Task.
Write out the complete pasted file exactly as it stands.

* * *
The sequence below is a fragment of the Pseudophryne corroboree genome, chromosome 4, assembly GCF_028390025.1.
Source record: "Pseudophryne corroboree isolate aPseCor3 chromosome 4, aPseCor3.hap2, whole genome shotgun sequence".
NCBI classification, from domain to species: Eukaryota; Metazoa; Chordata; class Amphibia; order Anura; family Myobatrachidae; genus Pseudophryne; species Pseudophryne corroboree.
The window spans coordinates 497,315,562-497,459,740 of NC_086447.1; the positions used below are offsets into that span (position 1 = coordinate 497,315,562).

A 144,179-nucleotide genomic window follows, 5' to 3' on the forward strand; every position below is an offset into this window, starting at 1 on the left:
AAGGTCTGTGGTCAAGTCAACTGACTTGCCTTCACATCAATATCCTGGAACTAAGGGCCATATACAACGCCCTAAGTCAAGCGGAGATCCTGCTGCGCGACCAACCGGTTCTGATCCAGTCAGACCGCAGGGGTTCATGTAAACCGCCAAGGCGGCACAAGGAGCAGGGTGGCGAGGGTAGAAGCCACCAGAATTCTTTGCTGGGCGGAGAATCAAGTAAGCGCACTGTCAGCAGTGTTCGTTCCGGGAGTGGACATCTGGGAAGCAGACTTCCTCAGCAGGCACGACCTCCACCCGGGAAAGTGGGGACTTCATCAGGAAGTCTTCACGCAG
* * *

The sequence below is a fragment of the Pseudophryne corroboree genome, chromosome 4, assembly GCF_028390025.1.
Source record: "Pseudophryne corroboree isolate aPseCor3 chromosome 4, aPseCor3.hap2, whole genome shotgun sequence".
NCBI classification, from domain to species: Eukaryota; Metazoa; Chordata; class Amphibia; order Anura; family Myobatrachidae; genus Pseudophryne; species Pseudophryne corroboree.
The window spans coordinates 497,315,562-497,459,740 of NC_086447.1; the positions used below are offsets into that span (position 1 = coordinate 497,315,562).

A 144,179-nucleotide genomic window follows, 5' to 3' on the forward strand; every position below is an offset into this window, starting at 1 on the left:
AAGGTCTGTGGTCAAGTCAACTGACTTGCCTTCACATCAATATCCTGGAACTAAGGGCCATATACAACGCCCTAAGTCAAGCGGAGATCCTGCTGCGCGACCAACCGGTTCTGATCCAGTCAGACCGCAGGGGTTCATGTAAACCGCCAAGGCGGCACAAGGAGCAGGGTGGCGAGGGTAGAAGCCACCAGAATTCTTTGCTGGGCGGAGAATCAAGTAAGCGCACTGTCAGCAGTGTTCGTTCCGGGAGTGGACATCTGGGAAGCAGACTTCCTCAGCAGGCACGACCTCCACCCGGGAAAGTGGGGACTTCATCAGGAAGTCTTCACGCAG